There are countless reasons to strength train: Lifting weights helps you power up hills, build bones, improve your blood sugar control, ward off heart disease, and prevent increases in health-wrecking belly fat. A growing body of evidence shows it may even lower your risk of cancer, too.
Now, new research published in Medicine & Science in Sports & Exercise suggests weight lifting may be particularly beneficial for lowering the risk of colon cancer, which is the second-leading cause of cancer death among men and women combined in the U.S.
In the new study, researchers mined data from the NIH-AARP Diet and Health study to see how weight training affected the risk for 10 common cancer types. The NIH-AARP Diet and Health study includes diet, health, and lifestyle information pooled from more than 560,000 AARP members between the ages of 50 and 71 in 1995 to 1996, who were sent follow-up questionnaires in 2004 to 2006.
The researchers found that strength training significantly reduced the risk of colon cancer: Those who lifted weights had about a 25 percent lower risk for the common cancer type than those who didn’t lift. Weight lifting also seemed to have a protective effect against kidney cancer, too.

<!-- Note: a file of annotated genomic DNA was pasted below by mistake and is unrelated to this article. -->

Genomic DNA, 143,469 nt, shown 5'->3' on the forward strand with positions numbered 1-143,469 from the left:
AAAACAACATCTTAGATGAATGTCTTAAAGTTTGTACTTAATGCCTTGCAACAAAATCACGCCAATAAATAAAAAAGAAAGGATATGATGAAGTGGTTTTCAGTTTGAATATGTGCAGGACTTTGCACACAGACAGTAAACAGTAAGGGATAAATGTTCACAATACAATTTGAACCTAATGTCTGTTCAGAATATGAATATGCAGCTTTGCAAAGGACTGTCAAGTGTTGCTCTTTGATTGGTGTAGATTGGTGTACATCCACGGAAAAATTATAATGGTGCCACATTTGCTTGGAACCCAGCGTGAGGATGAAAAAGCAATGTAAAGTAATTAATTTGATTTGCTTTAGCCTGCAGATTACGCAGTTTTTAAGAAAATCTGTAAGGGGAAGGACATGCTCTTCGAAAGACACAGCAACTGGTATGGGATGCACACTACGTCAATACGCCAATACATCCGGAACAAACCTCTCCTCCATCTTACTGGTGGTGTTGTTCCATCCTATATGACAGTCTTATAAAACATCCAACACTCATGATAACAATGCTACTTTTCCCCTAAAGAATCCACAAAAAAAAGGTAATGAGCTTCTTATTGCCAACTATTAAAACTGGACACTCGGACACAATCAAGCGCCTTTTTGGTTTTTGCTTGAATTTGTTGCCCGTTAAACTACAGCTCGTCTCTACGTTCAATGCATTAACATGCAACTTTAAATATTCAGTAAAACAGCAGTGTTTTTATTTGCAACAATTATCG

This may be because strength training can help promote something called glucose homeostasis, or the balance of insulin and glucagon to help maintain your blood sugar levels. That’s important, since high blood sugar has been linked to greater colon cancer risk.
These findings build on previous research showing a protective role of pumping iron. Previous research on the exercise habits of more than 80,000 adults found that people who lifted weights just twice a week were 31 percent less likely to die from cancer.
Research from earlier this year found that high intensity interval training (HIIT) also might be protective against colon cancer. A study published in the Physiology Society found that the growth of colon cancer cells in colorectal cancer survivors was immediately reduced after just a single session of HIIT.
Though more research is needed, there’s no reason to not add HIIT work and lifting weights to your training arsenal anyway. You’ll get stronger, faster, healthier, and just might reduce your risk for at least some forms of cancer.
From: Bicycling US
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